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As I Was Saying is a forum for a variety of perspectives to foster faith-related conversations among our readers with the goal of mutual learning, even in disagreement. Apart from articles written by editorial staff, these perspectives do not necessarily reflect the views of The Banner.

One of things that stands out to me from the last few weeks of COVID-19 response is that besides being in a constantly highly reactive and responsive mode as governmental directives change by the hour, we are also in constant triage mode, assigning degrees of urgency to our responses to the situation around us.

The shock of the past few weeks sent us all into emergency mode as we ramped up for physical distancing and reimagined social connection. Everything felt like it was in the red zone—either urgent or immediate or both. We decided whether or how to host worship services, children’s ministries, and youth groups online. We scrambled to provide resources for faith nurture at home and for small groups. We promoted online giving and virtual pastoral care opportunities.

But I wonder, as we settle into a reality where there is no new normal yet, if it might be time to rest from trying to recreate programs for an online venue and perhaps do a faith formation triage instead.

What might faith formation triage look like in your congregation? Maybe it’s as simple as asking where you see your people’s faith being stretched in healthy or unhealthy ways. Or maybe it’s encouraging families to consider what spiritual disciplines they might need to take on during this time.

Instead of trying to replicate all of our church programs to online platforms, what if triage for a pastoral response centered on the four basic spiritual needs each person has—what Faith Formation Ministries calls “the Building Blocks of Faith”? These four needs are as follows:

  • to belong to Christ and his body
  • to know God’s story and one’s place in that story
  • to have a sustaining hope
  • to find one’s calling and be equipped in it

What if your congregation’s triage entailed discerning which of these four has an urgency to it right now and which requires standard support? Personal triage might result in people admitting, for example, “I don’t need another online anything as I work from home, but I urgently need a daily reminder of the hope I have in Jesus as I face potential layoff or downsizing of my job.”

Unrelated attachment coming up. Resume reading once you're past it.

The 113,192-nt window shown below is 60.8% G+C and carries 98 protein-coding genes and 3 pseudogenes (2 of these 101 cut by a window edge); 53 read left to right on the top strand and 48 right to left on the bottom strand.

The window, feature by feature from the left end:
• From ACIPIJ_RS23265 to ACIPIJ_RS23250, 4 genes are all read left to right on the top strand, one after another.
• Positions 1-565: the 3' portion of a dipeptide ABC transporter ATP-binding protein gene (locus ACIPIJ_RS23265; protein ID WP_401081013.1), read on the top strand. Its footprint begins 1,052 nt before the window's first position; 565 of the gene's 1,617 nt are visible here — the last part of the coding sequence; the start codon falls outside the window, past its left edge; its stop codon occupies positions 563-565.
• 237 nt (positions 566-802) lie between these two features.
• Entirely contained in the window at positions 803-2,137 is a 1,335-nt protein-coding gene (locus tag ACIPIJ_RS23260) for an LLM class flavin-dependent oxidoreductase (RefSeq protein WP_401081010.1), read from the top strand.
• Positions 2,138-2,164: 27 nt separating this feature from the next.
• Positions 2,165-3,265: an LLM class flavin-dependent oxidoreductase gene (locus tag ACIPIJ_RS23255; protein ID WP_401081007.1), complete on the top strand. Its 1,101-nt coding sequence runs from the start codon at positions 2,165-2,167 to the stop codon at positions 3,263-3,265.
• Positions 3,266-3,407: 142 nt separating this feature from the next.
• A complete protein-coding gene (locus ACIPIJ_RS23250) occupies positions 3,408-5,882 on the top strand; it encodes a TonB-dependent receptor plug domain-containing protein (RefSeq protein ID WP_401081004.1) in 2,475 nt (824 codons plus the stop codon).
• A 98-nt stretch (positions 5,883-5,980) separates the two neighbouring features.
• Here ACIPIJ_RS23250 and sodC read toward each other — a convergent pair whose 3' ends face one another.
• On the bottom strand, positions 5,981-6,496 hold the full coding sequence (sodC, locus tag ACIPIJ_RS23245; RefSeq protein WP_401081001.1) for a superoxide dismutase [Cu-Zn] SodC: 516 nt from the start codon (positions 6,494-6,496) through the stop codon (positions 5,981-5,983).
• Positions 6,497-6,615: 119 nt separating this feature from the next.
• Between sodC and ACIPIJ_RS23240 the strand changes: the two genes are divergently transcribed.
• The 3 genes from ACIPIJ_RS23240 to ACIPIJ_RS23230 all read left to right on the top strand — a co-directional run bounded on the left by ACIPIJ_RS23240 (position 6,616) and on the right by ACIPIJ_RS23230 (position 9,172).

Family triage might result in people saying, “We have access to all sorts of online resources to keep our kids engaged in God’s story, but help us talk with them about why it matters so much.”

Congregational triage might result in a desire to explore our calling in such a time as this and to think more creatively about how to reach out to our community even while we practice physical distancing. Perhaps a regular simple tip for safely connecting with neighbors via the church Facebook page might encourage and equip members to use this time to lean into their missional callings.

If physical distancing is particularly challenging right now, people might be feeling stretched in the area of belonging to the body. What if your congregation encouraged virtual coffee times or meals with each other? Members can sign into Zoom and then be divided into breakout rooms to interact with each other. A group icebreaker can be inserted in the chat box to help start the conversation but is often not needed.

Belonging to each other seems to be a relatively easy theme to engage. But for many the deeper wondering is, “How am I experiencing the truth that I belong to Christ in this very trying time?” One congregation I know is asking its members to share stories of times, past and present, when they felt Christ’s presence in times of hardship. This congregation is once a week asking two or three different people to share via Zoom and supporting them with a leader who will facilitate the conversation and then end with prayers for the gathered group. These short interludes are recorded for others to listen to.

Another way to remind each other that we are all in this together might be to create a virtual gallery of hope, inviting members of all ages to take and post photos of what gives them hope during this trying time. Looking for those signs of hope and receiving those signs from others can be a life-giving spiritual practice.

Knowing God’s story and our place in it might seem to be the easiest building block to lean into as we continue our typical devotional patterns, but what if the need here is to allow for time to really dwell in God’s story? Taking a cue from God’s Big Story Cards, what if congregations encouraged family units to take a story like the Emmaus Road from Luke 24:13-35 and live into it for an entire week, one day creating a board game that traces the journey forward and back again, or another day wondering why the travelers did not recognize Jesus on the road, but later did so when Jesus broke the bread. What would it be like to pray through the story and retell the story while out on a walk? Spending a week in one rich story might help every family member find their place in that particular story.

Our faith is being formed by this pandemic in ways we have yet to fully understand. As theologian and author John Westerhoff reminded us, “Formation takes place whether we like it or not. You are always being formed by something.” How can we shepherd this formative time by not racing to programming or busyness and still support each other even in times of physical distancing?

Editor’s Note: A shorter version of this article was first published on The Network.

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